The system’s stability and safety were maintained throughout 2020, with most credit institutions reaching a capital adequacy ratio in accordance with the law (about 11.65 per cent). Meanwhile, the financial capacity of credit institutions has been strengthened, credit quality has been improved, the non-performing loan ratio was maintained below 3 per cent, and the institutional credit system increased in size, while the management and governance capacity of credit institutions has gradually been improved, further approaching international practices.

Thirdly, the payment system continued its stable performance, with great progress in the development of non-cash payments. The SBV has built and improved the legal framework for secure payment activities, and credit institutions have researched and applied many new and modern technologies, such as payments on mobile devices, fingerprint authentication, other biometrics, and one-time passwords.

Fourthly, the SBV implemented administrative reforms, so that in the following five years, we will see a significantly improved business environment in the banking sector, contributing to enhancing national competitiveness.

What milestones in particular were reached last year?

Last year came with unprecedented challenges. COVID-19 has been spreading around the world, causing large shocks to global social and economic activities, and impeding many businesses and countries.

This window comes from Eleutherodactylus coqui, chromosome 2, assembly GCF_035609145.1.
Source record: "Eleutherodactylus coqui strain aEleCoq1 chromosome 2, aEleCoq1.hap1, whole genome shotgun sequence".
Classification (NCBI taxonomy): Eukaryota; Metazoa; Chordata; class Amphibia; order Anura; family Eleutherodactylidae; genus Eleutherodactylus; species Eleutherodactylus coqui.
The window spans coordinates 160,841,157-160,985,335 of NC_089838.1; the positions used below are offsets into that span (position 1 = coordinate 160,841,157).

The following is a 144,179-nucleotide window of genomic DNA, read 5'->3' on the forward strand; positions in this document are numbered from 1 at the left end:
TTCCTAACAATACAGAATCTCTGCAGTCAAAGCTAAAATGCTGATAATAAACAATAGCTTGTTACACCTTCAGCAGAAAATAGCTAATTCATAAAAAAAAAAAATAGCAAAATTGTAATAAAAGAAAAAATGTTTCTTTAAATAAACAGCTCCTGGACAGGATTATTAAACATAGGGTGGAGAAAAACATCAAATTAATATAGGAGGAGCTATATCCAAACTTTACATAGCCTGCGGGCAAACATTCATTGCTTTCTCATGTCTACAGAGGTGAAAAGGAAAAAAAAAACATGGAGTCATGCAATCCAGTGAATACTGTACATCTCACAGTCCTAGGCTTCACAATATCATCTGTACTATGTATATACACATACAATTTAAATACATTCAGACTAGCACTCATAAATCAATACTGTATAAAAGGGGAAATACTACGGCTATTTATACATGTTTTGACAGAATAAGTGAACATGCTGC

The SBV has requested credit institutions to review and evaluate the impact of their services on borrowers, to enhance programmes and actions to ultimately remove difficulties for their customers.

With the issuance of Circular No.01/2020/TT-NHNN last March on debt rescheduling, exemption or reduction of interest rates and fees, a legal basis has been created for credit institutions to restructure their repayment terms, as well as exempt and reduce interest rates and fees, and reduce the pressure for customers to pay back debts. A few weeks later, Directive No.02/CT-NHNN instructed credit institutions to strengthen the implementation of such solutions to further remove difficulties for customers affected by the pandemic.

In addition, zero interest rates were enacted for a total fund of VND16 trillion ($695 million) that employer could use to pay salaries, following the spirit of the guidance of the government and the prime minister.